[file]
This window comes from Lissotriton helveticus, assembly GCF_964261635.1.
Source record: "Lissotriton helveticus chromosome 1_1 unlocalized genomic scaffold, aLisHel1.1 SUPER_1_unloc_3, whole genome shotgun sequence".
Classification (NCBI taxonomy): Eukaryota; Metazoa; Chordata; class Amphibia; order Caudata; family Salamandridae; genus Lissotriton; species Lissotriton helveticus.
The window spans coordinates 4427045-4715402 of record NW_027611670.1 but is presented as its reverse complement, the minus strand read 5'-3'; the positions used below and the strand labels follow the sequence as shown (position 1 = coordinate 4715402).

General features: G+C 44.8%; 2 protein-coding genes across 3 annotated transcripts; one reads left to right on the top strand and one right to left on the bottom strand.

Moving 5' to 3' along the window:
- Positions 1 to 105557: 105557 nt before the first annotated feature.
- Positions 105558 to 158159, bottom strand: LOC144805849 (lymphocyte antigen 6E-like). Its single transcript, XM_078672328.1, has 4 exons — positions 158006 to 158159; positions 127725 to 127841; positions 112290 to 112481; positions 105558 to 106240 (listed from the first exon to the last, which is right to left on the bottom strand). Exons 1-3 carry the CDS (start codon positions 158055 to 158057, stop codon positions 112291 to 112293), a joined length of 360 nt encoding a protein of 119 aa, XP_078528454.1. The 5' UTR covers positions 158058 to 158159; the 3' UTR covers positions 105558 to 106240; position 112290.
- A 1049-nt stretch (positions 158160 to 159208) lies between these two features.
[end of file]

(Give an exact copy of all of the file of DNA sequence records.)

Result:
This window comes from Lissotriton helveticus, assembly GCF_964261635.1.
Source record: "Lissotriton helveticus chromosome 1_1 unlocalized genomic scaffold, aLisHel1.1 SUPER_1_unloc_3, whole genome shotgun sequence".
Classification (NCBI taxonomy): Eukaryota; Metazoa; Chordata; class Amphibia; order Caudata; family Salamandridae; genus Lissotriton; species Lissotriton helveticus.
The window spans coordinates 4427045-4715402 of record NW_027611670.1 but is presented as its reverse complement, the minus strand read 5'-3'; the positions used below and the strand labels follow the sequence as shown (position 1 = coordinate 4715402).

General features: G+C 44.8%; 2 protein-coding genes across 3 annotated transcripts; one reads left to right on the top strand and one right to left on the bottom strand.

Moving 5' to 3' along the window:
- Positions 1 to 105557: 105557 nt before the first annotated feature.
- Positions 105558 to 158159, bottom strand: LOC144805849 (lymphocyte antigen 6E-like). Its single transcript, XM_078672328.1, has 4 exons — positions 158006 to 158159; positions 127725 to 127841; positions 112290 to 112481; positions 105558 to 106240 (listed from the first exon to the last, which is right to left on the bottom strand). Exons 1-3 carry the CDS (start codon positions 158055 to 158057, stop codon positions 112291 to 112293), a joined length of 360 nt encoding a protein of 119 aa, XP_078528454.1. The 5' UTR covers positions 158058 to 158159; the 3' UTR covers positions 105558 to 106240; position 112290.
- A 1049-nt stretch (positions 158160 to 159208) lies between these two features.